Specifically, the Conservatives also excluded LHR R3 from its election manifesto after threats from some of the party’s backbenchers to disavow it. There were also fears it would have lost voters in crucial London marginal seats which the Liberal Democrats wanted to take from the Tories. 

But by doing so they have now created a rod for their own back in the wake of the unexpected election result of large Labour gains and the resulting minority government that is dependent on the Democratic Unionist Party of Northern Ireland to get the government through major Parliamentary votes.

Moreover, the Conservative’s own arch-protagonist where Heathrow is concerned, Zac Goldsmith, has been re-elected and can again lead resistance to LHR R3 from within.

Ironically, it could leave the Prime Minister dependent on the support of a depleted Scottish National Party and rebel MPs in other parties as she tries to push the plans through Parliament. The SNP is unlikely to support the Conservatives on most issues but on this particular one it just might.

So with a split governing party, much still rests on the will of the second largest party, Labour, to support LHR R3. But its leader, Jeremy Corbyn, has been ambivalent on the matter as he is on many subjects. His Shadow Chancellor, John McDonnell, is anything but. Mr McDonnell is an outspoken critic of Heathrow expansion and in 2009 he famously stole the mace from the House of Commons in a protest over the then government’s refusal to allow a vote on the issue.

A certain pragmatism has returned to Labour since the Jun-2017 election. It really does believe it can force a second election on a wounded Conservative leader, and win it. Hence the expediency of this sudden declaration against Heathrow, and the one that preceded it by a few days, in which Labour declared, as ‘Brexit’ talks resumed, that it now supports the UK staying in the Single European Market.

The battle lines are being drawn for another election, differentiating the parties in what has again become a two-party political contest as smaller ones have wilted. Whether or not one takes place before 2022 (the next one due under the Fixed Term Parliaments Act) one thing is for sure: the air transport industry in the UK will continue to suffer from the collective failure of British politicians to make a strategic decision in the national interest, something at which they are as much an undisputed world champion as Floyd Mayweather. The six decades it has taken to get this close to a conclusion on the addition of just one single runway in the southeast of England looks as if it could easily stretch to seven.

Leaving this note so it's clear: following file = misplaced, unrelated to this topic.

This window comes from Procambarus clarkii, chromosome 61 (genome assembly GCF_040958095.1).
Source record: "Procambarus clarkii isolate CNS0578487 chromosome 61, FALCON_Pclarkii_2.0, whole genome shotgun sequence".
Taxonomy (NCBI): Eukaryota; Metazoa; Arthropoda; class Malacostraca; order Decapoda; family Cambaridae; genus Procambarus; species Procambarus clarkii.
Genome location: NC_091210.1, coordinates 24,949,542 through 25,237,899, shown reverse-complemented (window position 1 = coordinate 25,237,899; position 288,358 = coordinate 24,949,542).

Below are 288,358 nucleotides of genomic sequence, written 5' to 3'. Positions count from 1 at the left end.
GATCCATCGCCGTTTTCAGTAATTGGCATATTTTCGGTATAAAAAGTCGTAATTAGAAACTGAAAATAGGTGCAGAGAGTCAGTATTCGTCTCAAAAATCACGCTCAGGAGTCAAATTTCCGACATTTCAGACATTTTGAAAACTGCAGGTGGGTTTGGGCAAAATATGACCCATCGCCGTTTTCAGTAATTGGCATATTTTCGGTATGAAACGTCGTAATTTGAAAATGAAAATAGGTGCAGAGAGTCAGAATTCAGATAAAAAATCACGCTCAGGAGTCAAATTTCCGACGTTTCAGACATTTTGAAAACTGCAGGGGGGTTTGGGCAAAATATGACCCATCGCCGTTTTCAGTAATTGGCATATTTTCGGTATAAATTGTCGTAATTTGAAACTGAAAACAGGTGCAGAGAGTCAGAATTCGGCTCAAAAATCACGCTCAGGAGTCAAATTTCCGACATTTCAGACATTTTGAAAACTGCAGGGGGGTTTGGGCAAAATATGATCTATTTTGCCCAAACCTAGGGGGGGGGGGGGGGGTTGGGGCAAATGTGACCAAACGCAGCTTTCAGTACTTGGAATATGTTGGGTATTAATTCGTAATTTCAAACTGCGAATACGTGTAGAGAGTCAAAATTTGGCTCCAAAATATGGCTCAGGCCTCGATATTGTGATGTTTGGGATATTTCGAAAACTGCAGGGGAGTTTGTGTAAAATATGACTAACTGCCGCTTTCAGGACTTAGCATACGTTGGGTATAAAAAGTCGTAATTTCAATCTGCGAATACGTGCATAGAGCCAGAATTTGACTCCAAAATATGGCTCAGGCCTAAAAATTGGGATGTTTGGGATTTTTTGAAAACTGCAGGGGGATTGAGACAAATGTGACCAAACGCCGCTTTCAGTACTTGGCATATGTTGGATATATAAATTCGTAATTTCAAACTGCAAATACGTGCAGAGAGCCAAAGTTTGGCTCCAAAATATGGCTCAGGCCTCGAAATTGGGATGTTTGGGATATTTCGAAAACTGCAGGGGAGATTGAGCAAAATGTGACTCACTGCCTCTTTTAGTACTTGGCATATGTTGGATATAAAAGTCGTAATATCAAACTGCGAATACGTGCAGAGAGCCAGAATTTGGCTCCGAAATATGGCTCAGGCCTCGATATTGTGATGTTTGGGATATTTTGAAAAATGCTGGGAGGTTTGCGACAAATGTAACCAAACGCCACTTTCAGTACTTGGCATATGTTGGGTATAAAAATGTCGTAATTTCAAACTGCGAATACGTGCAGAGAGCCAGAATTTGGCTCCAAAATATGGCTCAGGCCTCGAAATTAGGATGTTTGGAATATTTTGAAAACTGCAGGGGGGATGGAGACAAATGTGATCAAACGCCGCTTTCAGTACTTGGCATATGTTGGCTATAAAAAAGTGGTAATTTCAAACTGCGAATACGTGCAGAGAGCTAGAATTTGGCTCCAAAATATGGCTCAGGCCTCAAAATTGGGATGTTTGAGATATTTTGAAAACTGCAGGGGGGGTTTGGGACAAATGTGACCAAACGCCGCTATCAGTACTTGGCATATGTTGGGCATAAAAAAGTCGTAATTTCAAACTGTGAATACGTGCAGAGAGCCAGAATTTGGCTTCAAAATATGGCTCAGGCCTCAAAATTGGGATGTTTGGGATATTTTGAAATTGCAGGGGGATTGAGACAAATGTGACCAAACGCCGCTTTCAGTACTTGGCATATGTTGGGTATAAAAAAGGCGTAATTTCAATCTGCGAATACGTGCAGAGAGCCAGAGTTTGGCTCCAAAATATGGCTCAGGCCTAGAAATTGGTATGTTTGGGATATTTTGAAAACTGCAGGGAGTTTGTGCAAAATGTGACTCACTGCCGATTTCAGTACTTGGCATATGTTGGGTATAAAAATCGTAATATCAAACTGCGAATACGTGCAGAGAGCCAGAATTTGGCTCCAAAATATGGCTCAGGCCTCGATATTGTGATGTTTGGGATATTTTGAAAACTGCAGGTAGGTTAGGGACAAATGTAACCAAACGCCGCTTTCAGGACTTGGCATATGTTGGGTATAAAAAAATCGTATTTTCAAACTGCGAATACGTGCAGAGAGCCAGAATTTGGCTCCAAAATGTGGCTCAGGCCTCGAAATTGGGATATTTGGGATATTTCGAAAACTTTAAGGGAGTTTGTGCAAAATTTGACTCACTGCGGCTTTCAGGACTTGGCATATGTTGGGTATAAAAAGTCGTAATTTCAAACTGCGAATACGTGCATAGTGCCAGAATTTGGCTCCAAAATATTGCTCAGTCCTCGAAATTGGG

Perhaps regional airports will be back on the agenda again

And the real irony here is that the latest in a long line of Transport Secretaries, Chris Grayling, has made it his business to put regional airports at the top of the agenda in a future aviation strategy to 2050, on which initial consultation work began in Jul-2017 and which will run through to 13-Oct-2017. Grayling announced the strategy at Manchester Airport, at the launch of a GBP1 billion programme to double the size of the airport’s Terminal 2.

Manchester was one of the provincial airports that was unceremoniously and condescendingly kicked into the long grass by the Airports Commission in favour of its preference for Heathrow expansion (another was Birmingham) though Manchester Airports Group did itself no favours by focusing almost exclusively on London Stansted Airport in its submission.

Having been ignored for so long could the regional airports belatedly have the last laugh?